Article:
This Day in History: George Washington is posthumously promoted
On this day in 1978, George Washington is posthumously promoted. It had been more than two centuries since the American Revolution began. Washington’s new rank? General of the Armies of the United States.
Washington’s promotion was retroactively dated to July 4, 1976, the bicentennial anniversary of the Declaration of Independence.
Today, the rank is the highest in the United States military, and it has been held by only one other officer, John Pershing (WWI). Even Pershing, though, cannot hold a rank equal to Washington’s. Congress also resolved that “no officer of the United States Army should outrank Lieutenant General George Washington.”
Wait. Lieutenant General? What’s this business about Washington being ONLY a Lieutenant General?
There is actually a fair amount of confusion and disagreement about Washington’s rank during his lifetime. During the American Revolution, the highest rank in the Continental Army was Major General (although there was some discussion of appointing Lieutenant Generals as well). Thus, some historians claim that Washington could not have been more than a Major or Lieutenant General. Others disagree, citing the June 1775 resolution of the Continental Congress that appointed Washington “General and Commander in chief of the Army of the united Colonies.”
The resolution appears to make him a General, not a mere Major or Lieutenant General.
Events after the war confused matters further. Washington initially retired from the Army, but then he served as Commander-in-Chief while he was President. Later, during the John Adams administration, war seemed to be brewing with France. Adams named Washington to then then-highest rank in the United States Army: Lieutenant General (three stars). If war actually began, Washington was to be designated “General of the Armies of the United States.”
As it turned out, Washington never officially served in this capacity. The Quasi-War with France came to an end, and Adams was empowered to end all appointments to the position of General of the Armies. Lieutenant General was the highest rank in the U.S. Army for many decades afterwards.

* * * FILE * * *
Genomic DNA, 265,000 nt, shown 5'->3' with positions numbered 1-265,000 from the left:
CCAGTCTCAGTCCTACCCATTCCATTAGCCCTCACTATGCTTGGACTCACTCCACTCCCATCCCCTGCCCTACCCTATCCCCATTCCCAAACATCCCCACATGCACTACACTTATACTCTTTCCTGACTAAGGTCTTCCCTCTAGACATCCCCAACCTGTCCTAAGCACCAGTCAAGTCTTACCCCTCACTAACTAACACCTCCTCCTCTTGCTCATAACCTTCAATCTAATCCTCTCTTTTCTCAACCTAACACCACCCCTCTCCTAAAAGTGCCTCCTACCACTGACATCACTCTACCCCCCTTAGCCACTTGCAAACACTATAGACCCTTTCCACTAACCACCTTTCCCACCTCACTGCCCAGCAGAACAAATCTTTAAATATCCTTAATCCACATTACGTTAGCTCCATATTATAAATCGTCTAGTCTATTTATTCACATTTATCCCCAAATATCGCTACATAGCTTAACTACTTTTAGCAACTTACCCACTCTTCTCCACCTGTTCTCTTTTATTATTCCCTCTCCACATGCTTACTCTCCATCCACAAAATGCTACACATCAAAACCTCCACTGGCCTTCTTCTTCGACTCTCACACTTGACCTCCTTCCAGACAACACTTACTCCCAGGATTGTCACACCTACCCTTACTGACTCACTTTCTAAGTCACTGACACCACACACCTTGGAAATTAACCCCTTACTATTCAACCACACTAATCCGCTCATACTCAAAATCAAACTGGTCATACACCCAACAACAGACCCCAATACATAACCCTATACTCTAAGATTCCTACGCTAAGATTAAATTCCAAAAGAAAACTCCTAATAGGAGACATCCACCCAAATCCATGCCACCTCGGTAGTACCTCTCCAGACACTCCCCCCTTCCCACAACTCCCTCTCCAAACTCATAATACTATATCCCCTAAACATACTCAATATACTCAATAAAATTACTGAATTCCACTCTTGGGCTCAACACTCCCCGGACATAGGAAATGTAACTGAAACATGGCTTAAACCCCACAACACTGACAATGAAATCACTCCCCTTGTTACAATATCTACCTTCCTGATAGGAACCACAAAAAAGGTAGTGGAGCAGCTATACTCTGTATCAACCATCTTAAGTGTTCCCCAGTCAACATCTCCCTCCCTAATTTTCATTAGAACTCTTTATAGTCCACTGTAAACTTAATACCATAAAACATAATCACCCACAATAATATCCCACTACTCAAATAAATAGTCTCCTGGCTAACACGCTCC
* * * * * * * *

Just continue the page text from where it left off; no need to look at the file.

After the Civil War, a four-star rank was created: General of the Army (singular). However, this grade ceased to exist after William T. Sherman’s death in 1891. After World War I, the rank of General of the Armies (plural) was reinstituted to honor John Pershing’s service in the war. It was still a four-star rank until 1944, when a General of the Army grade was created. Army regulations were then changed to provide that Generals of the Army should wear five stars.
The apparent intent was to ensure that “General of the Armies” outranks “General of the Army.” Pershing was then still the only man who’d held the General of the Armies position, but five other men have held the five-star General of the Army rank.
How did all these changes affect Washington’s status among our nation’s generals? By the 1970s, people were beginning to wonder. Surely no one should be allowed to outrank Washington! Something had to be done.
Thus it was that Congress finally passed a resolution to fix the situation, recognizing “General Washington’s unique contribution in the formation and leadership of the Army and the Nation.” The promotion was formalized on March 13, 1978.
Washington has been described as “First in war, first in peace, and first in the hearts of his countrymen.” How appropriate to finally make him first in the military as well.
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